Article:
By 2046, a new world has risen from the ashes of the Last Great War, but it struggles to survive without knowing its history. So much was obliterated by the war's devastation that little is known of the pre-war world, and less is known of how to avoid repeating the past's mistakes.
In this new and troubling time, Historical Investigators embark on missions outside their new cities, looking for any clues as to what could've gone so wrong that Mankind was nearly destroyed by his own hand. Mary Morgan is one such investigator.
Although young - considered part of the new generation born after the Last Great War - Mary is mentored by the Alchemist Juggler Vein as they work alongside the current head of the World Leadership Council Dr. Parsimonious Creed. This trio has worked tirelessly to uncover the world's history, to piece together the facts, and to discover exactly what NOT to do again. Progress is slow but productive until the night Dr. Creed is attacked and left for dead in his ransacked home. Clearly, he was on a path to an important discovery that someone did not want him making.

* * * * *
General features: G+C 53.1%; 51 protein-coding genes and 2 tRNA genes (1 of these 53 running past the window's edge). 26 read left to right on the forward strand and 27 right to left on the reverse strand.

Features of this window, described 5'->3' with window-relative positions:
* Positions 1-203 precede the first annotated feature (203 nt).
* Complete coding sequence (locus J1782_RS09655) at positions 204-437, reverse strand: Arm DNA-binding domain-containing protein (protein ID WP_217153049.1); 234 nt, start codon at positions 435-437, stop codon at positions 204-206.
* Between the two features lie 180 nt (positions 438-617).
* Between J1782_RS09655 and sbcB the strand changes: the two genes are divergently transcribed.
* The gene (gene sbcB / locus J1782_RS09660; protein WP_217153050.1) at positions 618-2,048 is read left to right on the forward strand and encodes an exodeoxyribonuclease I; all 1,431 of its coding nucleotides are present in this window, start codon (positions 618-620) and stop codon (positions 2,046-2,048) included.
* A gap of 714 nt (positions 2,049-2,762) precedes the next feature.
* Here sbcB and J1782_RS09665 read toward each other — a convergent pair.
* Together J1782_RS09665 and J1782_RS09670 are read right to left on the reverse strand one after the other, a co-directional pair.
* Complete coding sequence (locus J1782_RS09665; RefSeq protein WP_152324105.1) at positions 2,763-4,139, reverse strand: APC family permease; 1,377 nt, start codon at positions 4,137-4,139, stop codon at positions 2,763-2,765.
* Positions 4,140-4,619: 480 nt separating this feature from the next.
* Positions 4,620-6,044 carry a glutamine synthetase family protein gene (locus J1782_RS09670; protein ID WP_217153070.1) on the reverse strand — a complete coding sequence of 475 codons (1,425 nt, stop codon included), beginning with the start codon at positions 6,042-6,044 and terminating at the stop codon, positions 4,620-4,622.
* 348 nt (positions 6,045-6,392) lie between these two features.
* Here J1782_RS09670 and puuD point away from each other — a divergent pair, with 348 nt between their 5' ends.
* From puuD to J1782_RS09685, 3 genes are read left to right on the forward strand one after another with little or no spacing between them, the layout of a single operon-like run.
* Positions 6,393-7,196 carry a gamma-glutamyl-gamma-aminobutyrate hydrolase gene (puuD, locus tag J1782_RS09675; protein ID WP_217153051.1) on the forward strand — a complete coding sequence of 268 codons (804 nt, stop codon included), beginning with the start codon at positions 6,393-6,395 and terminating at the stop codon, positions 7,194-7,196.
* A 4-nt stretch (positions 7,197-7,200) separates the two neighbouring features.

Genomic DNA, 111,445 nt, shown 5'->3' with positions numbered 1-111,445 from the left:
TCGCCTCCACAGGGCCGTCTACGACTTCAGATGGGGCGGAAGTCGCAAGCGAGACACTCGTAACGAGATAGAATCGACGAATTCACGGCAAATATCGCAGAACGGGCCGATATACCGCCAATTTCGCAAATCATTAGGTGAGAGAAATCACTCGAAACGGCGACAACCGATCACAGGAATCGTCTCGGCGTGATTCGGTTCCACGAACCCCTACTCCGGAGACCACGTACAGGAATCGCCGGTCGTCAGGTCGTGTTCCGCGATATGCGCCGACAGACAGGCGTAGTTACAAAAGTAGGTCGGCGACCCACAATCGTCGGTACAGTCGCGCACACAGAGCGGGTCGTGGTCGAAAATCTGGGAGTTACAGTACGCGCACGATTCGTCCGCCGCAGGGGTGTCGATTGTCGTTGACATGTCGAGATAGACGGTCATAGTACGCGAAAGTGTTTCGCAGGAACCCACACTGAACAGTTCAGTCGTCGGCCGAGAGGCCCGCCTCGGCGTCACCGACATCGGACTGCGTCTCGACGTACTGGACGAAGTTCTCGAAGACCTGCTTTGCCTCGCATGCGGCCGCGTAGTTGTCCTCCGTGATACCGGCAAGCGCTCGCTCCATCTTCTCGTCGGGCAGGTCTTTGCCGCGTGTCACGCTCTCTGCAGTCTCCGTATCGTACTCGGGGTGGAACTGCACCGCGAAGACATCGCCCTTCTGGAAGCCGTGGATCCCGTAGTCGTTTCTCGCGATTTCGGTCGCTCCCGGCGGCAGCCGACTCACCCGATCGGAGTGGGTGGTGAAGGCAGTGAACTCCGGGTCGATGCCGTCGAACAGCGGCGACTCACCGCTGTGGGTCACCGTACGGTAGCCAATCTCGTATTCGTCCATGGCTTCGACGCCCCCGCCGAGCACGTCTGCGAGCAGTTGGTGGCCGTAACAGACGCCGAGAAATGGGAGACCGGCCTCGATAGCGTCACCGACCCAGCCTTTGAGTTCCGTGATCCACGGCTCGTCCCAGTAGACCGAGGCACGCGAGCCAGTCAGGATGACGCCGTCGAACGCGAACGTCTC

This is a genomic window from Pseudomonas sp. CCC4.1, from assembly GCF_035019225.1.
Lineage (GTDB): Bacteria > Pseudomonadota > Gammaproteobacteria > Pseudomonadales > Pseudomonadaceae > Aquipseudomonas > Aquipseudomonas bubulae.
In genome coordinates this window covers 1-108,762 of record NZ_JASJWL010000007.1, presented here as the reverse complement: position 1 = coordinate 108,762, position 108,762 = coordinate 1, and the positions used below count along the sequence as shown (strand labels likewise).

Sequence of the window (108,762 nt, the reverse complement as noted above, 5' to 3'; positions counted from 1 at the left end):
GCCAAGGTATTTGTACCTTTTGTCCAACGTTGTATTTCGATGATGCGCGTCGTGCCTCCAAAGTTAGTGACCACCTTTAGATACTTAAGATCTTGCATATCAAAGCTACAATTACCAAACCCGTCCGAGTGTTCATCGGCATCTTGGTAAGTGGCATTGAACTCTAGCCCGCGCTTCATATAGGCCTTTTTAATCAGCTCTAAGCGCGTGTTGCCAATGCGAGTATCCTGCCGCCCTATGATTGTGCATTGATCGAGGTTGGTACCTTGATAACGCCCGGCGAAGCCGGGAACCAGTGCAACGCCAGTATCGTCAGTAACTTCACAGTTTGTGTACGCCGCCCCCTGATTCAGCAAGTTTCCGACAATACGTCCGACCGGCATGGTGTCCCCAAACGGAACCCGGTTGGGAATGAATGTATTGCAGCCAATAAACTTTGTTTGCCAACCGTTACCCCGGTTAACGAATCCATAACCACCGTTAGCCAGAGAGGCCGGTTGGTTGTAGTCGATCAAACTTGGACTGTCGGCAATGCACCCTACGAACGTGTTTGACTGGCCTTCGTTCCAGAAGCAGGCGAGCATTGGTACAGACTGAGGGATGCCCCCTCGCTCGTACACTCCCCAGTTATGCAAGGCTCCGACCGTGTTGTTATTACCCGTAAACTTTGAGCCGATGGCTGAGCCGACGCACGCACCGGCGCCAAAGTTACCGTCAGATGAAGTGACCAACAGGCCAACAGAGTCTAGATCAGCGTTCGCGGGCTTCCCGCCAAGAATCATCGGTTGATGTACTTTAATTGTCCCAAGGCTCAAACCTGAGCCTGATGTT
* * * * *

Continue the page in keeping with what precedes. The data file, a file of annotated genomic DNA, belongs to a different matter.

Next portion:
After this, Mary's investigative skills are put to the test despite the new World Leader Herr Bigly Rump's insistence that investigations into the past are now forbidden. Worse, he's put a price on her head for having the nerve to try to stop him from becoming the new Magistrate of the World Leadership Council. Out of a job and on the run, Mary suspects Herr Bigly Rump may have more to lose than an election if the past truly can be discovered.
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Mary Morgan's Journal is an award-winning full-color graphic novel series that came to life in late 2016 just after the Presidential election. Although it begins in the year 2046 in a post-apocalyptic world, it parallels many of the current events we've faced in these few years since that pivotal vote. It is blatant political satire suitable for adults as well as teens, political or not.
Although categorized as "graphic novels," these books do not conform to the standard graphic novel format. There are no "panels" and none are in black-and-white. They consist entirely of full-page, full-color original illustrations that lend to the story and enhance the reading experience. As far as we know, there is currently no "category" for this type of illustrated, serialized novel.
For more information on each of the four installments, please use the navigation tabs to the left. Each book has its own page, complete with a brief description and lots of artwork.